Immersive AR Photo Booth

Simona Bunardzhieva (simoneone) is a Graphic Artist, Illustrator, & Maker. She used Lightform to break her designs out of her sketch book and create an immersive AR photo booth à la 29 Rooms.

Designing Beyond 2D

“Normally my work lives in this 2D space, whether it’s in my sketchbook, or a screen, or a print – it was very exciting to do something that has a much more physical presence and becomes its own world.” -Simona Bunardzhieva​

Projected AR & Motion Graphics Made Easy

“I haven’t done any projection mapping before because it always felt like it was this very difficult and complicated experience…I was very surprised at how easy it was to do with the pre-made Lightform effects.” -Simona Bunardzhieva

Empowering More AR(t)ists

“Lightform is definitely opening up new paths for artists like me to experiment.” -Simona Bunardzhiev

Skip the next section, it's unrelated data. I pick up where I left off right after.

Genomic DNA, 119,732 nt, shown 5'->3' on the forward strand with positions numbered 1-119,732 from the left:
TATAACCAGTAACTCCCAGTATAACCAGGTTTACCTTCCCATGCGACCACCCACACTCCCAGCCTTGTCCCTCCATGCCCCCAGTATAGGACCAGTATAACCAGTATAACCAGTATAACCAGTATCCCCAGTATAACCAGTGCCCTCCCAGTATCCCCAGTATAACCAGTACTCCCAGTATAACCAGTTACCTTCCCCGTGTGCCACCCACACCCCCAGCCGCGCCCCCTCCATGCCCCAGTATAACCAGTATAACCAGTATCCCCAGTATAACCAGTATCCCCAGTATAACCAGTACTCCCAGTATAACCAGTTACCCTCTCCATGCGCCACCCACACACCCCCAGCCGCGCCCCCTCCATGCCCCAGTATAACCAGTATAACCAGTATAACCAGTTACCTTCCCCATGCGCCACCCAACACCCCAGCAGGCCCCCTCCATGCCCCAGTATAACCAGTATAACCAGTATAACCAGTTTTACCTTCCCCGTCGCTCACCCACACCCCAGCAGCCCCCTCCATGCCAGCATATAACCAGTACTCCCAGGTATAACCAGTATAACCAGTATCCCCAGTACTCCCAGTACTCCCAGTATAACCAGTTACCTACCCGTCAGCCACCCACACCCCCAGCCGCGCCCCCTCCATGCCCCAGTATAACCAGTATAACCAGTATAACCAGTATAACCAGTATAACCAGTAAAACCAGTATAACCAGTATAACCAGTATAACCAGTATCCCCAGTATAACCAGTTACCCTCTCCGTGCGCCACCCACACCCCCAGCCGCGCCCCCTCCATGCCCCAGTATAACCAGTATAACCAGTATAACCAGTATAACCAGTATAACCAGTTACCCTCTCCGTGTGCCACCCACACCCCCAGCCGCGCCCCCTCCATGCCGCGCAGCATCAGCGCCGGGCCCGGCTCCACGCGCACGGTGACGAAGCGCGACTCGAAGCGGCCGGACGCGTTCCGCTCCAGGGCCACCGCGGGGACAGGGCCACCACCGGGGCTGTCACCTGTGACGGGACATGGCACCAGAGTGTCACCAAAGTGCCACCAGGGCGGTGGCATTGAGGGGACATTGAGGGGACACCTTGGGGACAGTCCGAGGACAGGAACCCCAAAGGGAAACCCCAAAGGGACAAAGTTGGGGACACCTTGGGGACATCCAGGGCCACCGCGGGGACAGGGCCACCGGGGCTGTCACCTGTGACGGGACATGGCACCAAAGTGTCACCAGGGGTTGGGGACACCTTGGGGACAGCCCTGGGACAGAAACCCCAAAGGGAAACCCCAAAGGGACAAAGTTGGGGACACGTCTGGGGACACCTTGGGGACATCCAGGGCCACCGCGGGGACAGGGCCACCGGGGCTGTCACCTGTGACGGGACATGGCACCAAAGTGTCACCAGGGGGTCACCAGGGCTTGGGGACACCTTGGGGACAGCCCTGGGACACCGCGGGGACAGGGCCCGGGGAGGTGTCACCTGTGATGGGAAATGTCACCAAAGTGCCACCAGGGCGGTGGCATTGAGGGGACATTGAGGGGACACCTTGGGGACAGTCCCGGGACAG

The Process:

Simona began by sketching each element of the underwater world.

The sketches were then vectorized and printed at human scale.

The prints were glued onto cardboard and the cardboard was laser cut. Cardboard stands hold the cut-outs upright.

To create the photo booth, we rented an Epson G7500U, which was ceiling-mounted in front of the scene. We used the Epson G7500U for this installation, which is an installation grade 6500 lumen projector. However, if the scene was a bit smaller or you are constrained by budget, the Epson HC1450 – a 4200 lumen projector – would also do just fine. The projectors can be mounted to the ceiling using this mountceiling plate, and extension pole. Or they could be mounted to truss.

Once the projectors were set up, Lightform scanned the scene using Lightform. Simona worked with an animator Ray to create content using Adobe After Effects.


Epson G7500U & Viewsonic LS830

Adobe After Effects, Lightform Creator

LF1, (LFC compatible)

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